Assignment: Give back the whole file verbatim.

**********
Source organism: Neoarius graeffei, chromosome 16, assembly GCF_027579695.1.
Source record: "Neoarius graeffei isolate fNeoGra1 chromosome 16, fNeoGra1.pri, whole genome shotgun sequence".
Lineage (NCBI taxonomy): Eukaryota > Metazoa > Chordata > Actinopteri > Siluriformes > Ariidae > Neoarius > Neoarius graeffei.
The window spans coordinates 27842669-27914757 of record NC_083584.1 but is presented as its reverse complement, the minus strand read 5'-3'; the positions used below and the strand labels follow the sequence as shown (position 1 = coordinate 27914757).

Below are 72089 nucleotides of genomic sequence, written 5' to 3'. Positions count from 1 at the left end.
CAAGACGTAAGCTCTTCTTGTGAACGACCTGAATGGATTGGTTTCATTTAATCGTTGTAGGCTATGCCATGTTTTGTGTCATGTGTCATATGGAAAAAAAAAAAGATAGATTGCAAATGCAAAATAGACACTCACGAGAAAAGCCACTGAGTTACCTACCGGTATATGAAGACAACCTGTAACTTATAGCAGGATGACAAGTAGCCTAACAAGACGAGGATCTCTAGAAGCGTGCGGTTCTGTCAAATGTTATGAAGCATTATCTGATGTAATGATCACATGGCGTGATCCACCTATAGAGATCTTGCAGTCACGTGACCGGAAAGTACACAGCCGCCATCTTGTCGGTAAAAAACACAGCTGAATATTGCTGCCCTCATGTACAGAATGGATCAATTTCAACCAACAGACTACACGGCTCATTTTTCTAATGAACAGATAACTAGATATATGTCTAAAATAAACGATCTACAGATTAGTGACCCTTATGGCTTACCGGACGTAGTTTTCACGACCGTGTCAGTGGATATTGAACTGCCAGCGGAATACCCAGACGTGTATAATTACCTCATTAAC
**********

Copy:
Source organism: Neoarius graeffei, chromosome 16, assembly GCF_027579695.1.
Source record: "Neoarius graeffei isolate fNeoGra1 chromosome 16, fNeoGra1.pri, whole genome shotgun sequence".
Lineage (NCBI taxonomy): Eukaryota > Metazoa > Chordata > Actinopteri > Siluriformes > Ariidae > Neoarius > Neoarius graeffei.
The window spans coordinates 27842669-27914757 of record NC_083584.1 but is presented as its reverse complement, the minus strand read 5'-3'; the positions used below and the strand labels follow the sequence as shown (position 1 = coordinate 27914757).

Below are 72089 nucleotides of genomic sequence, written 5' to 3'. Positions count from 1 at the left end.
CAAGACGTAAGCTCTTCTTGTGAACGACCTGAATGGATTGGTTTCATTTAATCGTTGTAGGCTATGCCATGTTTTGTGTCATGTGTCATATGGAAAAAAAAAAAGATAGATTGCAAATGCAAAATAGACACTCACGAGAAAAGCCACTGAGTTACCTACCGGTATATGAAGACAACCTGTAACTTATAGCAGGATGACAAGTAGCCTAACAAGACGAGGATCTCTAGAAGCGTGCGGTTCTGTCAAATGTTATGAAGCATTATCTGATGTAATGATCACATGGCGTGATCCACCTATAGAGATCTTGCAGTCACGTGACCGGAAAGTACACAGCCGCCATCTTGTCGGTAAAAAACACAGCTGAATATTGCTGCCCTCATGTACAGAATGGATCAATTTCAACCAACAGACTACACGGCTCATTTTTCTAATGAACAGATAACTAGATATATGTCTAAAATAAACGATCTACAGATTAGTGACCCTTATGGCTTACCGGACGTAGTTTTCACGACCGTGTCAGTGGATATTGAACTGCCAGCGGAATACCCAGACGTGTATAATTACCTCATTAAC